repugnant criminals is crime movie gold.
The story is that of Tolly Devlin - a street thug who sees his low-rent criminal father killed by a quartet of goons associated with local organized crime. Devlin swears revenge. Over the next decade, he becomes an expert safe-cracker. Eventually, he sees his chance to exact vengeance on his father's killers, though it will be no small task. Three of the four men are extremely powerful lieutenants in a massive crime syndicate. This doesn't deter Devlin, though, as his sense of purpose brooks no flinching at the task he set himself from the moment he saw his father murdered.

The tale is a solid revenge story, though it doesn't take the path that you may predict. Fuller, who wrote the script, gave us something that I can't recall seeing in other crime/revenge stories. While the overall arc follows typical lines, the path that Devlin takes is novel enough to keep things interesting. He cozies up to unexpected figures, including a prostitute, a police lieutenant, and even the ruthless murderers whom he hopes to assassinate. He is a true rogue whose only allegiance is to his own vendetta, and such characters are almost always intriguing.

The movie has a certain raw feel to it, as do all Fuller movies which I've seen. He was willing to go places, in terms of human vice and violence, that kept him from mainstream success. His treatment of these things was never gratuitous, though. In Underworld, we see an innocent young girl ruthlessly run down by a hitman. Such an act is shown not for mere shock value, but rather to exemplify the hitman's utter lack of empathy or compassion. The movie has several other hard-hitting scenes, and they set Fuller movies apart from their contemporaries.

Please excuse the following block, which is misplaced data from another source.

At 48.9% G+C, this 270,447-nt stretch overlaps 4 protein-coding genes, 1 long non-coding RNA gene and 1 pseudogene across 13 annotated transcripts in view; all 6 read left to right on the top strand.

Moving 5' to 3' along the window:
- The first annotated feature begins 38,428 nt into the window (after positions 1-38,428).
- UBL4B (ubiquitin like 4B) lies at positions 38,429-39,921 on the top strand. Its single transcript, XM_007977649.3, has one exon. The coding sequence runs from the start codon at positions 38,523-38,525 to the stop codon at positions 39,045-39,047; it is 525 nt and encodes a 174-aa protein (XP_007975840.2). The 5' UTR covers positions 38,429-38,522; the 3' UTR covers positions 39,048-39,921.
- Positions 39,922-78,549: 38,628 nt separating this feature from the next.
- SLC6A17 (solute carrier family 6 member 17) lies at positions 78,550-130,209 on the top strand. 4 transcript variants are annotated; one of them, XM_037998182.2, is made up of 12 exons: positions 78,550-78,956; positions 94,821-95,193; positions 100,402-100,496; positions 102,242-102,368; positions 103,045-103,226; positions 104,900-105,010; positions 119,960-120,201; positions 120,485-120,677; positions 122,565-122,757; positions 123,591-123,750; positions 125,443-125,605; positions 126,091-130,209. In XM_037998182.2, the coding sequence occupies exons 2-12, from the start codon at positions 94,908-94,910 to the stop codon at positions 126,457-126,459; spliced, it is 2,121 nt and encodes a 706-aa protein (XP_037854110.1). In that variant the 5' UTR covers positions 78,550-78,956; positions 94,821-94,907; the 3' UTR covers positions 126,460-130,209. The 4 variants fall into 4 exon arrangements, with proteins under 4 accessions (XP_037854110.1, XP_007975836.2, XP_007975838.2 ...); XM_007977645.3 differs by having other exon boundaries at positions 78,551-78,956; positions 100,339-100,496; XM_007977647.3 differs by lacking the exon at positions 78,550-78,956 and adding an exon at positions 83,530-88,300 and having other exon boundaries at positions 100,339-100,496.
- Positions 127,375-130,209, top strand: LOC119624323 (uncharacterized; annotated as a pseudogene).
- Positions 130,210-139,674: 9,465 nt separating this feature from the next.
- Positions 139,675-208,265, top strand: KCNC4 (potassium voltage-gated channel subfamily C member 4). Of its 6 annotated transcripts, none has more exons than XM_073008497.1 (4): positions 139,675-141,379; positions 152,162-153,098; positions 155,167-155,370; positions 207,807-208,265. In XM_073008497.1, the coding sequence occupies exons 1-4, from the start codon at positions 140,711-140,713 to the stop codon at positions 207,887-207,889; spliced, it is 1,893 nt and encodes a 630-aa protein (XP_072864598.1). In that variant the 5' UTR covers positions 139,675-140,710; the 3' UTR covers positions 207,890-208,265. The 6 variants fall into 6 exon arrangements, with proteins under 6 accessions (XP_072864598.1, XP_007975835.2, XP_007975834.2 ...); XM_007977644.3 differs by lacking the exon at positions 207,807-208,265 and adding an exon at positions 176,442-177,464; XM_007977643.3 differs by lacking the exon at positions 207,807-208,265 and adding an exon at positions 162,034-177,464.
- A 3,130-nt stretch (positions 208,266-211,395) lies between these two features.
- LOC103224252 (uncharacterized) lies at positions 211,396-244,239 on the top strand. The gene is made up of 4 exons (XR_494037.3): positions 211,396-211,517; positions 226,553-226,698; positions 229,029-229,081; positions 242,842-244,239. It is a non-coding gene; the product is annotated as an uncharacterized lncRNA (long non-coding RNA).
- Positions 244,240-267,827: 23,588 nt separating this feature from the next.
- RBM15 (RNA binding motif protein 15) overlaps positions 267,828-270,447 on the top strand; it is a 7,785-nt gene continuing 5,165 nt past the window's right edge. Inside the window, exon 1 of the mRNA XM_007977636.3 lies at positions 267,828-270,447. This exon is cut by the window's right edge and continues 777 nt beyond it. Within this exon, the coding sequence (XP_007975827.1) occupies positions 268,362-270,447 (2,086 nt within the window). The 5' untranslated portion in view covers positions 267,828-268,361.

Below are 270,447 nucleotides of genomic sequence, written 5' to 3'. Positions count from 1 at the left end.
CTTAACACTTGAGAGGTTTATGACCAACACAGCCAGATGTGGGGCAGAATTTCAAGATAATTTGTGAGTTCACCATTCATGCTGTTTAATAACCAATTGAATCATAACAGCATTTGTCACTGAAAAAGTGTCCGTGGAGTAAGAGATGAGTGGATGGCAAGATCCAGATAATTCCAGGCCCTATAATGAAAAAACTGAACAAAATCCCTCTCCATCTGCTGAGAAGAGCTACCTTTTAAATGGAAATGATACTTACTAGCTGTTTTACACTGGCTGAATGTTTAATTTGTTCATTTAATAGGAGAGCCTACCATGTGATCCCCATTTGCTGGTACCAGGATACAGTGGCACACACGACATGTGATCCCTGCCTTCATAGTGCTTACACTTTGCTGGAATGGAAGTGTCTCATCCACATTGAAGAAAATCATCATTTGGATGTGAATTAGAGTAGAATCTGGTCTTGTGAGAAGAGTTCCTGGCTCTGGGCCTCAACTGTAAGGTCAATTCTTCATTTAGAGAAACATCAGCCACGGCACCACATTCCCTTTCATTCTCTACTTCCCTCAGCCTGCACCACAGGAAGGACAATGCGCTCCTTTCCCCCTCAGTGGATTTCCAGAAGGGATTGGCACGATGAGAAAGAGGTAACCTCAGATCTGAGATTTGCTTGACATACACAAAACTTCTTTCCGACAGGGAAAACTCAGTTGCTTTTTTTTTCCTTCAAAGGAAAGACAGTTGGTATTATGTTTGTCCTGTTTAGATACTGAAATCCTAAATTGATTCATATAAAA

Even when in the middle of a lethal firefight, Aniki (far right) shows a
disturbing amount of impassiveness. It eventually becomes clear that this is
not done merely to make him seem "cool."
Sonatine (1994)

Director: Takeshi Kitano

A quirky, enigmatic film with a powerful final punch.

Anyone who has seen a Kitano film knows that he has an unusual style. Sonatine is no different. It follows Japanese yakuza strongman Aniki Murakawa (Takeshi Kitano, who also directed). Though very powerful and successful on his turf in Tokyo, Aniki gets orders from a superior to take a small contingent of soldiers to Okinawa, where they need to settle a turf war between locals. Once there, Aniki and his mostly inexperienced crew find things becoming unexpectedly complicated. Several men on both sides are killed, and Aniki and his remaining soldiers retreat to a secluded house on the beach. While there, the men while away the time by drinking and clowning around. Aniki has some fun with them, but he also begins to quietly ponder the meaning of his life of crime.

I must admit that I found the movie somewhat difficult to follow. This is partially because of the number of characters involved, each being part of one of four or more factions in the disputes. (And no, it's not because I think all Japanese guys look the same - I spent two years living and working in Japan, and I never confused people). A larger reason, though, is that the plot is vague. This is by design, as Aniki's confusion over the killings around him is what spurs his existential crisis. For all the value Aniki and his men give to killing their opponents, they might as well all be the same. Adding to my confusion was the quirky detachment that nearly all of the characters exhibit. I'm all for using deadpan as a device, and it is sometimes effective in Sonatine, but it was amazing how it obfuscated people's intentions and motivations much of the time.

Though I discovered afterwards that I had clearly missed and misunderstood certain plot points in the movie, this did not make the ending any less powerful. The closing sequences expose Aniki's deepest, darkest feelings in ways that I had never seen. These alone set this movie apart from any other gangster film that I have seen thus far.

Those unfamiliar with modern Japanese cinema might find the tone and performances off-putting in their stoicism or strangeness. However, if you are willing to put in some work and make it to the end, there is a rather profound payoff waiting.